Anticonvulsants and antiepileptics drugs for the treatment of migraine headaches prevention: an introduction
Anticonvulsants, which are also called antiepileptic drugs, are prescribed to treat several medical problems from epilepsy and other seizure disorders to bipolar disorder.
The first anticonvulsant drug was approved in the U.S. in 1946. Since then others have come to the market. The drugs have become popular for treating neurological issues as well as psychiatric disorders. Researchers believe migraine and epilepsy are related and some patients suffer from both. Therefore, anticonvulsants for some migraine sufferers, serve two purposes by treating both.
There are several drugs in the anticonvulsant class. Only two anticonvulsants are approved to prevent migraines. Some of the medications in this class were discovered and approved almost a half-century ago and are considered the “first generation” in this class. Other, newer anticonvulsants, approved in the past two decades, are considered “second generation.”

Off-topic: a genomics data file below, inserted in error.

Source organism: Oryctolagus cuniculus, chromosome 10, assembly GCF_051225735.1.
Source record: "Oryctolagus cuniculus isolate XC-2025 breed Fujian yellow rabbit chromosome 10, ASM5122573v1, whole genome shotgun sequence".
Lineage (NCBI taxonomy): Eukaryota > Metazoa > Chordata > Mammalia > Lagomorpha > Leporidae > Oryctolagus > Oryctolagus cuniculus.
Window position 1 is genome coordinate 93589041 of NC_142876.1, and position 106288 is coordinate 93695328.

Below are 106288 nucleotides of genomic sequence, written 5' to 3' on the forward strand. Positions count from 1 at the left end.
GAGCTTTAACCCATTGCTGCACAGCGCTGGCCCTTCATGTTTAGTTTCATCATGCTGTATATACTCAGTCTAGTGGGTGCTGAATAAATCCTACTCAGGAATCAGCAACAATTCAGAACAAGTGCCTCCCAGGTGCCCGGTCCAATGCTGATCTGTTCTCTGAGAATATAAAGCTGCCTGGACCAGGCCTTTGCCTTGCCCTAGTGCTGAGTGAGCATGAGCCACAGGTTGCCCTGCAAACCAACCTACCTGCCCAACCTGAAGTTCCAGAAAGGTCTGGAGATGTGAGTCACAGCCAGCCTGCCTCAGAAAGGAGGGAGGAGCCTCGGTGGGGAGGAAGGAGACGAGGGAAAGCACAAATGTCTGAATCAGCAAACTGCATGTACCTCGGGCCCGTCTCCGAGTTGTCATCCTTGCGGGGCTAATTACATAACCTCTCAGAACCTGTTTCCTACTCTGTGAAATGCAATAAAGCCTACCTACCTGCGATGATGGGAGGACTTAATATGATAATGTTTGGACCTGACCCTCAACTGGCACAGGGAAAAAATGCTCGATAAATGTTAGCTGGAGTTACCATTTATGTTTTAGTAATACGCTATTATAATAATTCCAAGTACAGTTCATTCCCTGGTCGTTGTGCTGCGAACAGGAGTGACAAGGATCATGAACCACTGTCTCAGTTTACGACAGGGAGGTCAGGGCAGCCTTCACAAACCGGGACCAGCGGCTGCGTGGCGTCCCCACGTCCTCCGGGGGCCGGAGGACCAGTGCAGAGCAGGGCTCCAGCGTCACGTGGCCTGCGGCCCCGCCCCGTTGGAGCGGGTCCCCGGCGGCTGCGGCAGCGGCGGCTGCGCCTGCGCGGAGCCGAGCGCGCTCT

Several anticonvulsants are available as generics.
How anticonvulsants work in migraine prevention
Just like many drugs on the market, doctors aren’t exactly certain how anticonvulsants help prevent migraines or reduce the number of attacks. These drugs are thought to have an impact on neurotransmitters, which are certain brain and nervous system chemicals. Anticonvulsants may also block electrical signals in nerve and brain cells.
Women taking oral contraceptives should be aware that some anticonvulsant medications reduce the effectiveness of the contraceptives. Before starting any new medication, if you are of childbearing potential, you should discuss contraceptive options as well as the potential impact on pregnancy with your physician. Some migraine prevention treatments cause harm to developing fetuses.
More than half of people who take anticonvulsant drugs report experiencing at least one side effect. The most common side effects are dizziness, nausea and sleepiness. Some people who take newer drugs in this class also experience swelling in the feet and hands, weight gain, blurry vision, trouble concentrating and lapses in memory.
Different anticonvulsant medications for preventing migraines
There are several different anticonvulsants available by prescription, however only the following are approved by the U.S. Food and Drug Administration for preventing migraines. Please click on the links below to get specific information on each specific drug.